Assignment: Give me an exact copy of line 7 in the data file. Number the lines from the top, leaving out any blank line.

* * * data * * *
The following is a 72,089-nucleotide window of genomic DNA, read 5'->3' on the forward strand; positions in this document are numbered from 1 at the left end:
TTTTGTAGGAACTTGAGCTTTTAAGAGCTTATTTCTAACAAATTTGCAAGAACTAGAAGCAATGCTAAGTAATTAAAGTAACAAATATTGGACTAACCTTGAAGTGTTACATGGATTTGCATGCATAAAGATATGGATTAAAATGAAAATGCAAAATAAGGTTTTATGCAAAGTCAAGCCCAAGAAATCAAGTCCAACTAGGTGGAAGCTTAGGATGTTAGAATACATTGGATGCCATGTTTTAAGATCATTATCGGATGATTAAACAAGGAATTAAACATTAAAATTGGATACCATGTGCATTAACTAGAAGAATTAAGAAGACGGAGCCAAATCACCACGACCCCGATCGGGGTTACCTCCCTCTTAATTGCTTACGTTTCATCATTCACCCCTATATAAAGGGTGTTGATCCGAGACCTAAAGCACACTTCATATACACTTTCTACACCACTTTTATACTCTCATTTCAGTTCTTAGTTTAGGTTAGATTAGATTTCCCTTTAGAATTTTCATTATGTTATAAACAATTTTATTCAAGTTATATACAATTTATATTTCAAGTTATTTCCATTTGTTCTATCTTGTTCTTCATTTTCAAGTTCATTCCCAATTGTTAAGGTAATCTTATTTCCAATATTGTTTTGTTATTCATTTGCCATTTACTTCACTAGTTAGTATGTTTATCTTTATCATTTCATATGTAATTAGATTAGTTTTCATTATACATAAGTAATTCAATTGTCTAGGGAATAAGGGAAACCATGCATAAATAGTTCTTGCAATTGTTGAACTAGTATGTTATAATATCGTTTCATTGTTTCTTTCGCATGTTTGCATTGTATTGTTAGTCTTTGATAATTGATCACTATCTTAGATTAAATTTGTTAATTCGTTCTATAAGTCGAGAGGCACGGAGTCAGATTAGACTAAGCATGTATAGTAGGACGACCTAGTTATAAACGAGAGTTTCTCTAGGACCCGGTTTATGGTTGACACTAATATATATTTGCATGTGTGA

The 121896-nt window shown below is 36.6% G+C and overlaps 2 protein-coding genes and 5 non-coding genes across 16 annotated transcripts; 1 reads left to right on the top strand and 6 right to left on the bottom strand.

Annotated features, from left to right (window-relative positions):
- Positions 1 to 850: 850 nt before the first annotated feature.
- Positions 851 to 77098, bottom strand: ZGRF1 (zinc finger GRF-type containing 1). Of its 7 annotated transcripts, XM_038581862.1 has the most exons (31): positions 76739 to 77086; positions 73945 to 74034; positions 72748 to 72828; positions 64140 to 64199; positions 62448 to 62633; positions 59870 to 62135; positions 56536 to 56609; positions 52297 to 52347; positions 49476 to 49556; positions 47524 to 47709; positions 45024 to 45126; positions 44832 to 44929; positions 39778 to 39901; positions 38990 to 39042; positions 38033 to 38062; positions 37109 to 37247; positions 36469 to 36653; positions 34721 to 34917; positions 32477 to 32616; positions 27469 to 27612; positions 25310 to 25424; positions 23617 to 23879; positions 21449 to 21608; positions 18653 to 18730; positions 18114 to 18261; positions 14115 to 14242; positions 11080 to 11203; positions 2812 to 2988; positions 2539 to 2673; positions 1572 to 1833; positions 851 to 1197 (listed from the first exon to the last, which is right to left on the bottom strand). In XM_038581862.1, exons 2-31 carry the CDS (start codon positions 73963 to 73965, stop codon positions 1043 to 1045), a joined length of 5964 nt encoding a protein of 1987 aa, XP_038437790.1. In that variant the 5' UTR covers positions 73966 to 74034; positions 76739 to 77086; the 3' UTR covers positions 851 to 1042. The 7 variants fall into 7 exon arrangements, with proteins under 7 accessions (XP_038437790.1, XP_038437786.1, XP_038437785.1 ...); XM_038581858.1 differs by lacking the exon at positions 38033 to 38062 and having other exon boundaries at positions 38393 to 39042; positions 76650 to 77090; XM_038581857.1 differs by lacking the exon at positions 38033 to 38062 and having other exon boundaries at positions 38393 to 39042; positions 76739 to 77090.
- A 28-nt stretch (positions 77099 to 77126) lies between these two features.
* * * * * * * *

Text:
- A 28-nt stretch (positions 77099 to 77126) lies between these two features.